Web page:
At this stage it’s perhaps too late to look towards investing because the only real way you can do that is through buying stocks, which are already expensive and have already made a lot of people rich. Some cash-cow industries die out at this stage, while others like Google diversify and explore other avenues through which to reinvent the cash-cow and keep the profits flowing in. If you’re lucky, you can still make a lot of money through these diversifications.

Investing Vs. Trading

Investing Vs. Trading

Due in large part to the booming online trading market, people often get confused about whether what they’re doing via their online platform of choice is in fact trading or investing. The lines become blurred a bit when brokers operating an online trading platform offer both of these financial instruments with which to buy and sell securities.

The lines are blurred further when one takes into account the fact that someone using these financial instruments can indeed be both a trader and an investor at the same time, with a single transaction effectively doubling-up as being a trade and an investment at the same time. Fundamentally however, there is a difference between trading and investing and there is a difference between a trader and an investor.

Investing

It’s perhaps pertinent to start off with investing because trading is essentially a spin-off of investing. An investor is fundamentally someone who takes a long term view on putting their money into something from which they expect or predict some growth – growth which will hopefully result in some financial success in the future. So even if you make use of an online brokerage platform from the point of view of an investor, your outlook is generally a long term one, which means you would buy shares in listed companies (stocks), commodities or some sort of stake in a company or venture with plans to only really cash-in properly once some growth has taken place.

Trading

Trading generally takes more of a short-term outlook in that a trader essentially seeks to take advantage of the immediate movement in the markets. The typical instrument offered to traders online is that of Contracts For Differences (CFDs). CFDs are precisely what is written on the tin – a contract you enter into as a result of your prediction of whether or not one or more share prices you’ve selected to bet on are going to increase in value or decrease. CFDs are precisely why there’s been a recent explosion in online trading platforms, quite simply because the brokerage sites don’t really own anything and they don’t produce anything either. So it’s just a matter of going through the requisite compliance processes to qualify as a broker and then make some insane money charging people commission for each trade they make.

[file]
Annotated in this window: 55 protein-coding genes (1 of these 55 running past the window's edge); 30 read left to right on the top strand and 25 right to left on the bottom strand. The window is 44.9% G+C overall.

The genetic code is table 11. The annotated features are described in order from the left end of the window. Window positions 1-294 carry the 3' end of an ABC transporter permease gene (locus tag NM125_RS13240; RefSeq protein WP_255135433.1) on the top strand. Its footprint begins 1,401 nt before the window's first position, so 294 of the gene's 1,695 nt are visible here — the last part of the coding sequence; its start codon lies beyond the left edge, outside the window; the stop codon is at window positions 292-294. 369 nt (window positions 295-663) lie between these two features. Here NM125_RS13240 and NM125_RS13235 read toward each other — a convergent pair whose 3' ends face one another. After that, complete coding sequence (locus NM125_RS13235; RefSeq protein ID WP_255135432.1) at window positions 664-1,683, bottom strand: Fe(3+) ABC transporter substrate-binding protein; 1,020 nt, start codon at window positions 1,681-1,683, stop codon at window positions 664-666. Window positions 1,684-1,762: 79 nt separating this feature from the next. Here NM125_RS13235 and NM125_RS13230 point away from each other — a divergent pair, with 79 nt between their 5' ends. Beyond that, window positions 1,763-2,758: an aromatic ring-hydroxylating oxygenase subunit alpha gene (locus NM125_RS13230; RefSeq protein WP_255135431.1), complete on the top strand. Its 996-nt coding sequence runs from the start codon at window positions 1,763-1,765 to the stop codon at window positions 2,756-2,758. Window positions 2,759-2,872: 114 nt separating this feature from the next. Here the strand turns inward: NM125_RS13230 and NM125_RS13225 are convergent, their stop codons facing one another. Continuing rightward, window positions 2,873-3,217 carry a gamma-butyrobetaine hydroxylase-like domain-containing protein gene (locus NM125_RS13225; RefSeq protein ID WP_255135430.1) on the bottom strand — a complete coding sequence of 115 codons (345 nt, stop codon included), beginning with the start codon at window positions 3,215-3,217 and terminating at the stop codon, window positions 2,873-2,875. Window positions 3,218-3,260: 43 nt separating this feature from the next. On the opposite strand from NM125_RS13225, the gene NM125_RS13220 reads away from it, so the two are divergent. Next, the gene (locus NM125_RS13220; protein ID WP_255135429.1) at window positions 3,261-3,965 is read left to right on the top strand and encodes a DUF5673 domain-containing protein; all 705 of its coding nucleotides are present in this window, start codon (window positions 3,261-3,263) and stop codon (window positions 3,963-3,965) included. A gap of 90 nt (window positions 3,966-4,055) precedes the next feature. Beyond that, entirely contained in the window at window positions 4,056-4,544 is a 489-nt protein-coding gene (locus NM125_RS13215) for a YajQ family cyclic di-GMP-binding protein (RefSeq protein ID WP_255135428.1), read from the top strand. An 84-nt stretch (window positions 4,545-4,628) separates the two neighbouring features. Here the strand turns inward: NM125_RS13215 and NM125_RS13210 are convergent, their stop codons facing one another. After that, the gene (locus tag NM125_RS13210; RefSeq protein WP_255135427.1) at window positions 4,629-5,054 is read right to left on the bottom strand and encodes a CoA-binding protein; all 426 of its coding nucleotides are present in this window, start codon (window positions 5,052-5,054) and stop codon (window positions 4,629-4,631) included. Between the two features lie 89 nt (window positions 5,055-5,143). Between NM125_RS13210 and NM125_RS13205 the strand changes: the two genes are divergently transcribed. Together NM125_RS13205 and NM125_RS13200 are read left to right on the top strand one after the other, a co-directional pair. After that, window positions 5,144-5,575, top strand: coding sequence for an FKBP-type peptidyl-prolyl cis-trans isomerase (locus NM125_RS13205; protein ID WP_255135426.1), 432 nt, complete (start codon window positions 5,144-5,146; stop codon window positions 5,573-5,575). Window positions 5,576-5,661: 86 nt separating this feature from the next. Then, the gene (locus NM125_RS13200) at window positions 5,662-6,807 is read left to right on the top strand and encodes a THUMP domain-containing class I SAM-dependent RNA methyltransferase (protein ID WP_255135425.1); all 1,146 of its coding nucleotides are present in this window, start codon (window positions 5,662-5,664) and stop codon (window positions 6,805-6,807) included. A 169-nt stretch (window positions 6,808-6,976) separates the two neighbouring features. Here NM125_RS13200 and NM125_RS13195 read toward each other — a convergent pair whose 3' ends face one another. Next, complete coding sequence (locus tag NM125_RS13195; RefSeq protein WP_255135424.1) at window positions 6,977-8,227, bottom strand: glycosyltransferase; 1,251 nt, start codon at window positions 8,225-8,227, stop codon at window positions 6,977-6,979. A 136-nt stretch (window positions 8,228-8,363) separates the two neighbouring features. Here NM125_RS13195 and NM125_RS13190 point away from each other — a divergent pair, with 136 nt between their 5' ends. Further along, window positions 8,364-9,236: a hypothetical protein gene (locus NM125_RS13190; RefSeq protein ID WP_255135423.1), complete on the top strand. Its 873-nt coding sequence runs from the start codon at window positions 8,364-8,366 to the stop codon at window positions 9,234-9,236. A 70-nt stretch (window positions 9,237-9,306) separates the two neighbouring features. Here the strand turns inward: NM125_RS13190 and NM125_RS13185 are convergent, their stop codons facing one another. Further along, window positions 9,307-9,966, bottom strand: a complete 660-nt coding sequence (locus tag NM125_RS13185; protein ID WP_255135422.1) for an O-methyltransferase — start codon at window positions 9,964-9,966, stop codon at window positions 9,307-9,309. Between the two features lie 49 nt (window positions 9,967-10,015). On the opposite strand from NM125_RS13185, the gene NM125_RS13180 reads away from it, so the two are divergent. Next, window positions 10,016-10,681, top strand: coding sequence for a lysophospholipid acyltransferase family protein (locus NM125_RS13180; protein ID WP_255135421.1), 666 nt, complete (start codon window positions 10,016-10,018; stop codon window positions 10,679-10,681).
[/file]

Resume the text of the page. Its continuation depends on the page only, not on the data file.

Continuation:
Intraday traders are perhaps the most common types of traders, who are naturally drawn to volatile stocks so that they can take advantage of the constant movements of the values of those stocks.

So Which is Better – Investing or Trading?

In my expert opinion as someone who works in the financial industry, I’d honestly proclaim investing to be a better option, but only if it was a question of either-or. Investing is better in my opinion because if you look at the All Share Index of any stock exchange in the world, generally such a portfolio of shares increases in value over time. Your earnings would naturally be slow in this way, but they’d also generally be steady earnings which can be as good as beating inflation at times.

So even if you seek the thrill of the intraday trader and you have a preference for making (or losing) money quickly, your trading efforts should be complemented with a good portfolio of investments. That way, you can benefit from investor-advantages such as earning dividends on certain stocks you hold, while your trading efforts could play off on your investment portfolio to hedge against what would otherwise be serious, fast losses while you’re chasing your next short-term trade.